Do your homework about the industry and the company.
Don’t stress yourself out by dwelling on negative possibilities.
Don’t slip into the non-professional language.
Don’t simply recap your resume. An interview is a chance to demonstrate all the qualities your resume cannot.
Don’t be brusque with the administrative staff. You need to impress every person you encounter at the company.
Don’t forget to smile and introduce some appropriate levity into the interview.
Don’t fail to use the interview process as a networking opportunity.
Don’t get flustered if you slip up on a question.
Don’t be late because you get lost along the way or encounter some unexpected circumstance. Plan for delays.
Don’t forget that this is a fundamentally social situation. Be amiable.
Don’t allow your answers to go off on tangents. Keep the focus on your best qualities.
Don’t schedule for late in the week, if you can avoid it. The ideal time for an interview is 10:30 on a Tuesday when employers are most likely to remember you.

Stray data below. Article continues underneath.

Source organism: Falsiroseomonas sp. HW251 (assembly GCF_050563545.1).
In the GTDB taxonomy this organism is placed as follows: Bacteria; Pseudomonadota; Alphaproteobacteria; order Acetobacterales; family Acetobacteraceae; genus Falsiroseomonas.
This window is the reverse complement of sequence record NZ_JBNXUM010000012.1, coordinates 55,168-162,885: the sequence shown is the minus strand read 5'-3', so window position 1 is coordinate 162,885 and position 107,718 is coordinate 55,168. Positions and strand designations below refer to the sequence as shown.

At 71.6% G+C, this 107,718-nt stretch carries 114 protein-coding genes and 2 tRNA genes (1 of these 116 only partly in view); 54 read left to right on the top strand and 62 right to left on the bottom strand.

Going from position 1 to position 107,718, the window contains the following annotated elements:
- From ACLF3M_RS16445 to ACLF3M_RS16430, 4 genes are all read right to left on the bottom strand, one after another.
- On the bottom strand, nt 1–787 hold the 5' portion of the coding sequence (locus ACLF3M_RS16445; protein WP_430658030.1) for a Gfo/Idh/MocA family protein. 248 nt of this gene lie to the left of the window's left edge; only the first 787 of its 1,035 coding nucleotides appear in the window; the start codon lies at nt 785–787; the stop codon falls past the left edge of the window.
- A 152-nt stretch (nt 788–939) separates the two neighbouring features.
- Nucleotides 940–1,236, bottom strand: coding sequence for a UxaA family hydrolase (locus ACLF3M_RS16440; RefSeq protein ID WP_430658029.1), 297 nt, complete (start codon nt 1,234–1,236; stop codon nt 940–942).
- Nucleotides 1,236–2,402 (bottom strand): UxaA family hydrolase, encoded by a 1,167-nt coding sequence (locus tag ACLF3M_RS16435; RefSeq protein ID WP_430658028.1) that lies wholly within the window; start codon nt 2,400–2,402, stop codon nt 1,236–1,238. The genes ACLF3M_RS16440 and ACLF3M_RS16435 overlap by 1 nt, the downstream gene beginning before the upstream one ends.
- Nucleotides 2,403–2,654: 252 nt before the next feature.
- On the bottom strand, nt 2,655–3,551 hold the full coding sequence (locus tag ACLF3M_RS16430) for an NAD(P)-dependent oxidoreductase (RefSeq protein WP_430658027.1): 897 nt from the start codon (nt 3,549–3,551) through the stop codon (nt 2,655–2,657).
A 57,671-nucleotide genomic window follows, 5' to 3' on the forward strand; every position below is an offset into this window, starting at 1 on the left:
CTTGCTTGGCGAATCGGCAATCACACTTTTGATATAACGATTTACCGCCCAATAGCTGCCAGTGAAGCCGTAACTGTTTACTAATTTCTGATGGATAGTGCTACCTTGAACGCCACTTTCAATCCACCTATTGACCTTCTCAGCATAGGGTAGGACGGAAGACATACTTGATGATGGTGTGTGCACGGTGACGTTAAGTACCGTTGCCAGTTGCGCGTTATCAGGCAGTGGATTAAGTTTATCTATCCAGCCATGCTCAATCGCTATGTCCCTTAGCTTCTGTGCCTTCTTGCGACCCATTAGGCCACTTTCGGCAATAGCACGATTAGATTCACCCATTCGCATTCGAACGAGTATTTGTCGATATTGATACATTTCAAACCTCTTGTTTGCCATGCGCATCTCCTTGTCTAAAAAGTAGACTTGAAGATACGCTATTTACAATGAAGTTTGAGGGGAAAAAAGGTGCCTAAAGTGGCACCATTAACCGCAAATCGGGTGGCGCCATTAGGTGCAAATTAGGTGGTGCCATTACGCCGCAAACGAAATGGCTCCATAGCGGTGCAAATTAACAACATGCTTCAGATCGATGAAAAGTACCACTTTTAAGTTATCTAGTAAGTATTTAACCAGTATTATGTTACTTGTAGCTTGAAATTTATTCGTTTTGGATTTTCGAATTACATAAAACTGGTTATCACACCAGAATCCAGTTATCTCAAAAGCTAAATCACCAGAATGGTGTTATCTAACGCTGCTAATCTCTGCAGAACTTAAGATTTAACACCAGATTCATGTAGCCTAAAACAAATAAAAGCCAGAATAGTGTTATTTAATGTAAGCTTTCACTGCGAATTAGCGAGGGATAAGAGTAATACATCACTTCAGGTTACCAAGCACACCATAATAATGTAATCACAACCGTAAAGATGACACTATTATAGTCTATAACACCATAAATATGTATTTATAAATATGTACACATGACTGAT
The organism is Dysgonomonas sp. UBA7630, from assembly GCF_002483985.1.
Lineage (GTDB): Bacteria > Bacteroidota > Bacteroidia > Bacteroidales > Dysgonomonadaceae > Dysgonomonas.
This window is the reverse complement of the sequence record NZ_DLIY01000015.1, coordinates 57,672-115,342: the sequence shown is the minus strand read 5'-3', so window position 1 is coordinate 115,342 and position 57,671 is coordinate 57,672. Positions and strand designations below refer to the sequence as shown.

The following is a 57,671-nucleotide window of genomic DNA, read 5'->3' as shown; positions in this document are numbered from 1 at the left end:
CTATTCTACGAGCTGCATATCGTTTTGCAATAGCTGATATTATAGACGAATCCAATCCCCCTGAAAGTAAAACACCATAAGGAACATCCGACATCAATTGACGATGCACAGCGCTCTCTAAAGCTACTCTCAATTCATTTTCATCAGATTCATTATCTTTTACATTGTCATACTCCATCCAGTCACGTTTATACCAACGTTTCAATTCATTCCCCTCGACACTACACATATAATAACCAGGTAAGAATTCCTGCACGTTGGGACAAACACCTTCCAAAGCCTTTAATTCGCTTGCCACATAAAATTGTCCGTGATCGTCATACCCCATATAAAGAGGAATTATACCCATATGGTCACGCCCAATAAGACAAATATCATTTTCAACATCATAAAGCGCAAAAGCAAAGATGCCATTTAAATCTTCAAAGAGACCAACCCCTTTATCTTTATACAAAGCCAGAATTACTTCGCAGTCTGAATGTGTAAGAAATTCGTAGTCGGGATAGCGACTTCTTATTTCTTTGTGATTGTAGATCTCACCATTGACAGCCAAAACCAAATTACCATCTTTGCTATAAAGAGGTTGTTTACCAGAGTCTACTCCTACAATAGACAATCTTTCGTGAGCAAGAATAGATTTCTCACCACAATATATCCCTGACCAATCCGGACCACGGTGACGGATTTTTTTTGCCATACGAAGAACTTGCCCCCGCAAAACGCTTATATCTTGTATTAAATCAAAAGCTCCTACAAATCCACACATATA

Don’t be afraid to admit you don’t know the answer to a question. It’s better than faking it.
Don’t speak ill of former coworkers, employers or colleagues.
Don’t reveal unnecessary personal information or make unprofessional remarks.
Don’t forget to give a firm handshake.
Don’t let your tact lapse. You need to demonstrate the diplomatic behaviour.
Don’t apologise unnecessarily.
Don’t fail to follow up after the interview with all of your contacts at the company.
Don’t brag or oversell yourself. Humility is a powerful, persuasive tool.
Don’t mention your shortcomings or make excuses.
Don’t let nerves paralyse you. Relax and act naturally.
Don’t forget to highlight your biggest strengths.
Don’t panic! You’ll do great.
While this may seem like an insurmountable amount of information to take in and remember, it is also important not to overthink things. Prepare ahead of time, present yourself with confidence, and you can’t go wrong.